None of Ontario’s success in August guarantees that the province will continue to see low case counts or escape a second wave of infection in the fall. Clearly, risks remain in the weeks ahead as school resumes, workers return from holidays, cooler weather pushes people indoors and flu season arrives. “Everything rides on whether schools can be opened up safely,” said Deonandan. Schools can be breeding grounds for spreading the coronavirus if proper preventive measures are not taken, he said. “Are young people taking it home to their parents and grandparents? When that happens, then I’ll start to panic.”
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Canada’s economy just finished its worst quarter for GDP ever — but also its best month on record
Canada’s economy shrank at the fastest pace on record in the second quarter, as consumer spending, business investment, imports and exports all dried up because of COVID-19. Statistics Canada reported Friday that the country’s gross domestic product shrank by 11.5 per cent in the three-month period between April and June. That’s a 38.7 per cent pace of contraction for the year as a whole, far and away the steepest and fastest decline on records that date back to 1961.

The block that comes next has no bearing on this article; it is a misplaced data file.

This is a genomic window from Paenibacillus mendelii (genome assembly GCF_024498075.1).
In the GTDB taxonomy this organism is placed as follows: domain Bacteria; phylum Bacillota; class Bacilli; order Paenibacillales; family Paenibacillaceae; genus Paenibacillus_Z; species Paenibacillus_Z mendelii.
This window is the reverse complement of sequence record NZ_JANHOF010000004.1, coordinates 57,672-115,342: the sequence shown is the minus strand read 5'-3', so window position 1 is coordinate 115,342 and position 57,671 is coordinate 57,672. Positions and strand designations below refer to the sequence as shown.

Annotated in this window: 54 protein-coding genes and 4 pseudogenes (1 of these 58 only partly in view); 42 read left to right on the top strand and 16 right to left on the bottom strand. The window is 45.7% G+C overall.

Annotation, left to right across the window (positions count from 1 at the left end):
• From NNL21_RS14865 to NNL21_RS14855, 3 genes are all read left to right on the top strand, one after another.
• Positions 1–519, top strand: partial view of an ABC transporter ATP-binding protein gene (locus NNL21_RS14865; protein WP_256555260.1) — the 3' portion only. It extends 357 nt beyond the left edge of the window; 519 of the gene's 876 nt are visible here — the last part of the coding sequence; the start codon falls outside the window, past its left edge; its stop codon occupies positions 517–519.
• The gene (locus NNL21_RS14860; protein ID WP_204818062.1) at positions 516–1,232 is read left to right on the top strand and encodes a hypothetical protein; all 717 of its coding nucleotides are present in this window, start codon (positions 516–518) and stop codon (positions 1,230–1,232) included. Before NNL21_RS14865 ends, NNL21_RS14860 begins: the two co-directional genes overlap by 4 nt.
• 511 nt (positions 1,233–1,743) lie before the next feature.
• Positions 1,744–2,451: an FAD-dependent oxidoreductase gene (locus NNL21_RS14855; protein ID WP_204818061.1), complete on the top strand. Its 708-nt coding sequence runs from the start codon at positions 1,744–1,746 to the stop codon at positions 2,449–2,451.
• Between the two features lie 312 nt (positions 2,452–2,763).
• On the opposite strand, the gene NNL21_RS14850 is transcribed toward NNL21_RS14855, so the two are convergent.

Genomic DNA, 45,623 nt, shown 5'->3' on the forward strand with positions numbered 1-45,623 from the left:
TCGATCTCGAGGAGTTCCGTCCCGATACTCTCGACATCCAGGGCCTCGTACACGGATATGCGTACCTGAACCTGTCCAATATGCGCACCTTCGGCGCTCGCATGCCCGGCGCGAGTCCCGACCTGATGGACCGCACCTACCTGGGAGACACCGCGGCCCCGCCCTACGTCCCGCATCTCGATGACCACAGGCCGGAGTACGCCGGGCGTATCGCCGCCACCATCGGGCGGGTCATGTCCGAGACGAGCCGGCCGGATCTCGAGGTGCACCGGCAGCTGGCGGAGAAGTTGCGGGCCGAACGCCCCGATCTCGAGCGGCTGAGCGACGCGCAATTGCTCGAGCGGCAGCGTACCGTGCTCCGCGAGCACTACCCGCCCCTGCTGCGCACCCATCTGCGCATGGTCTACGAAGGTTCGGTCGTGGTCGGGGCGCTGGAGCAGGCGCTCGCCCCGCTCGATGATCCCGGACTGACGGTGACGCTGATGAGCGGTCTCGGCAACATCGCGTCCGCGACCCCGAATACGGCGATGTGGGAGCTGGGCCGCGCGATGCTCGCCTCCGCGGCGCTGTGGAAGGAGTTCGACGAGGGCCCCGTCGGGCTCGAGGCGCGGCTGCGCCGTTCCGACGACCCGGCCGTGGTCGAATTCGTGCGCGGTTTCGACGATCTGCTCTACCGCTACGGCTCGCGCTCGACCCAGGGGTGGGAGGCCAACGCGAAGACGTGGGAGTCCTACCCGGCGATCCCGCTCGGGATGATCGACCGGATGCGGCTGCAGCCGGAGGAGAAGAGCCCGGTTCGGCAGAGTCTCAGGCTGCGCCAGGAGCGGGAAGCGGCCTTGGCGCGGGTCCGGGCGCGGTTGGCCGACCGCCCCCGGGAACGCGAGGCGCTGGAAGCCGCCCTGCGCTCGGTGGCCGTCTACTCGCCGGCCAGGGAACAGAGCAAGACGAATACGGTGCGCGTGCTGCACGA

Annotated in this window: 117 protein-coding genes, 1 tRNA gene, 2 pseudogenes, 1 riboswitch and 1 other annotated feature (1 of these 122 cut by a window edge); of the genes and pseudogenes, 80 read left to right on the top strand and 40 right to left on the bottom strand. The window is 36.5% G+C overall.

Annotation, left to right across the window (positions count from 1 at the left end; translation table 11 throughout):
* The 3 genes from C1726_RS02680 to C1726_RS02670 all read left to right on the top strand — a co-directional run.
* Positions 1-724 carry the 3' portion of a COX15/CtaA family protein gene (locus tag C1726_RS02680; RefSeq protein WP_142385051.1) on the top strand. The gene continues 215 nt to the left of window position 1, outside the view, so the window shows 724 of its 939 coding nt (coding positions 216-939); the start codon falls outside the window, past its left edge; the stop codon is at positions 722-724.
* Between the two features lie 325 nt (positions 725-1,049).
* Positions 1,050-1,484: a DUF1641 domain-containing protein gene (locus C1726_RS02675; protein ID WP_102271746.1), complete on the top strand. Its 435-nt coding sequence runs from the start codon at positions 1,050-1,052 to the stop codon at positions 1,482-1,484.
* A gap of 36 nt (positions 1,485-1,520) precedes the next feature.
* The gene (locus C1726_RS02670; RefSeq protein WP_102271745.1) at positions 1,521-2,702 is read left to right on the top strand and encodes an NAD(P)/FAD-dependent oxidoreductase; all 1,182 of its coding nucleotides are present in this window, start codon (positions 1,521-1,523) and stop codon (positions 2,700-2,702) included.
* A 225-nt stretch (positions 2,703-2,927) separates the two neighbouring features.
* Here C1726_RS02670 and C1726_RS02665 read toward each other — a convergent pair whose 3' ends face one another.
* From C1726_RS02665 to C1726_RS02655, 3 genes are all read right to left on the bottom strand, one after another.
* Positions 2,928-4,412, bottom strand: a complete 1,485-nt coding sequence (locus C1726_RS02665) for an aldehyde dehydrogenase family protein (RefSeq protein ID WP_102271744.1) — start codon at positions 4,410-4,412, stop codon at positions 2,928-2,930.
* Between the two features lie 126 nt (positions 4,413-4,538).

While the second quarter was the worst quarter for Canada’s GDP in almost 60 years, the numbers for June specifically make that month the biggest bounceback on record, too. June’s GDP grew by 6.5 per cent from May’s level as provinces reopened their economies and consumers and businesses started spending again. But the economy has yet to fully bounce back to where it was. Even after June’s strong numbers, Canada’s GDP is still nine per cent below where it was in February.
Retail sales have fully recovered, but key industries like manufacturing, construction and the energy sector have yet to get back to their pre-pandemic levels of output, the numbers released Friday show. Preliminary data for July suggests the economy grew by another three per cent that month from June’s level, which is why economists are hopeful that the recovery that is underway will be enough to get the economy fully up and over the hole it fell into during the first wave of COVID-19. “Because the weakness was entirely front-loaded — the economy was essentially shut in April — there are already plenty of signs that growth will snap back with purpose in Q3,” Bank of Montreal economist Doug Porter said of the numbers.